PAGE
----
Background: The Ethiopian government promulgated its first ever explicit, comprehensive and multisectoral population policy in 1993. The policy aimed at harmonizing population growth rate with that of the economy and the capacity of the country for sustainable socio-economic development. As with any population policy, there are important lessons to be learnt from the problems and challenges encountered during its implementation.
Objective: The paper assesses the extent to which the population policy objectives have been realized; highlights the successes registered and identifies challenges encountered in its implementation and proposes the way forward.
Methodology: Trend analysis using secondary data from censuses, surveys and UN sources were used and policy documents, research findings, development plan and program reports reviewed.
Results: Fertility, infant, under-five and maternal mortality have declined significantly. Female participation in education and labour force increased. A range of legal, policy and institutional frameworks have been developed and implemented on environmental security and on gender equity, equality and the empowerment of women. Legislative measures were also taken to remove harmful traditional practices. However, the pace of implementation has been slow and there are areas where not much progress was made.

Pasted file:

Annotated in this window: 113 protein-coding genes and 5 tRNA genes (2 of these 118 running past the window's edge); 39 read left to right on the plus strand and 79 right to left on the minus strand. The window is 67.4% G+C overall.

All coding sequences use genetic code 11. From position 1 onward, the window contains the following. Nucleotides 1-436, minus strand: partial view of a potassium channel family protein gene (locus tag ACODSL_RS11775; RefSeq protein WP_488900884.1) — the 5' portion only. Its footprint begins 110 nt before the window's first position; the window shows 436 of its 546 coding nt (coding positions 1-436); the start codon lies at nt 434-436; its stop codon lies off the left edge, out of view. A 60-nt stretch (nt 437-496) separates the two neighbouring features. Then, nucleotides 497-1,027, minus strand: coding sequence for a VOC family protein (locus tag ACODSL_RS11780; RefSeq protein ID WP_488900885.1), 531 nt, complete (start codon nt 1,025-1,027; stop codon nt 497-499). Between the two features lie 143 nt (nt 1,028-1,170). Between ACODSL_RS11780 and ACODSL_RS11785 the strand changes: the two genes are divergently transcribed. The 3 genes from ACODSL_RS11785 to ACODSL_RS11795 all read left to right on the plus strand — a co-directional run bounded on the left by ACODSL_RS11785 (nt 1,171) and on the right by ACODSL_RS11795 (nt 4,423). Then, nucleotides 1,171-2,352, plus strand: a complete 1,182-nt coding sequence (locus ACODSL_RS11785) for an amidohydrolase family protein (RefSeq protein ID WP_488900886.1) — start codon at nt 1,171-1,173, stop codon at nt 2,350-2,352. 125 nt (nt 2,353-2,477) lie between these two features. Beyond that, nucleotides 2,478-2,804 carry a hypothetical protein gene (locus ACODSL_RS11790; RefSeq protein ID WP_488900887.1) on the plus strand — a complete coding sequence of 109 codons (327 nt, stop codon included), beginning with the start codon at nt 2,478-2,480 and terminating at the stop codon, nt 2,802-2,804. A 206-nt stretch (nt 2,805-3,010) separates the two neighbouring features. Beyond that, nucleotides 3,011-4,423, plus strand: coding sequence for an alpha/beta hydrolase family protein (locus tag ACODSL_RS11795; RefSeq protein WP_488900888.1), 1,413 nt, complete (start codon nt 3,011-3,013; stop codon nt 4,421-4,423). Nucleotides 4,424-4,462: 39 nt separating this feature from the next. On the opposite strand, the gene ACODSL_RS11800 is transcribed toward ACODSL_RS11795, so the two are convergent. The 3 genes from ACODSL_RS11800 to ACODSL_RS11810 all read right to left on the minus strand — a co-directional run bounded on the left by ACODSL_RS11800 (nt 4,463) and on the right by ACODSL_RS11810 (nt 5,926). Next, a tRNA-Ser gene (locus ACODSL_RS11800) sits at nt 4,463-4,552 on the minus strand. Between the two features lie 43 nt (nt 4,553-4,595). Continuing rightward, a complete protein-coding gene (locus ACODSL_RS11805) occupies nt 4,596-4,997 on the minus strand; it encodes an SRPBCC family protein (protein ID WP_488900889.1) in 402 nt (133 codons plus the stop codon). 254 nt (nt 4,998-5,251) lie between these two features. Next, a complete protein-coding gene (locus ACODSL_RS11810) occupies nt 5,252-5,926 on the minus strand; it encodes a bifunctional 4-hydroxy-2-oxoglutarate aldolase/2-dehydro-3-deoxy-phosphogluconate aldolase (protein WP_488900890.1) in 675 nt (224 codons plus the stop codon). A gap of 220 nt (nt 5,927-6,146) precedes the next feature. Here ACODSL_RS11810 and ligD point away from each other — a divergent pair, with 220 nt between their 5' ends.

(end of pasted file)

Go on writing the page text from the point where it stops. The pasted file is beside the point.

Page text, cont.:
Conclusion: Despite the progress made, there are critical challenges. Failure to establish the National Population Council; weak coordination and institutional arrangement due to absence of legally defined structure for implementation, lack of monitoring and evaluation system, absence of a comprehensive population program and financial constraints, among others are the major barriers. There is need to revise the policy and address these impediments and continuing and evolving challenges.
Meimanat Hosseini-Chavoshi, Mohammad Jalal Abbasi-Shavazi and Peter McDonald
The Islamic Republic of Iran has experienced a remarkable demographic transition over the last three decades. As a result of social, demographic and economic changes, Iran’s fertility declined from 7.0 births per woman in 1980 to around 1.8 to 2.0 in 2011 based on our estimation (McDonald et al. 2015). The initial rise and rapid fall of fertility accompanied by a decline of child mortality led to a post-revolutionary youth bulge in the age distribution that will lead to rapid ageing in the longer-term future. Others have argued that Iran’s fertility has fallen to much lower levels - as low as 1.5 births per woman (eg. Erfani 2013). Such low estimates led to the Government of Iran adopting a pronatalist policy with the aim of increasing fertility, although the components of the policy are still under discussion. Different views have been expressed on the role of family planning and other programs in meeting population policy goals in Iran in the future with some advocating the discontinuation of government assistance to family planning. This paper aims to review the trends and levels of fertility, marriage, and family planning and their implications for policy. Using various datasets and detailed parity-based measures of fertility, the dynamics of fertility regulation practiced by Iranian couples are investigated. Our findings suggest that contraceptive use stabilized before 2000 and postponement of the first child and wide birth intervals are the main contributors to the level of fertility. Therefore, instead of discontinuation of the family planning program, policy to sustain fertility at its present level or a little higher needs to focus upon improving the economic circumstances of young people so that they are able to make less constrained choices about family formation than is the case at present.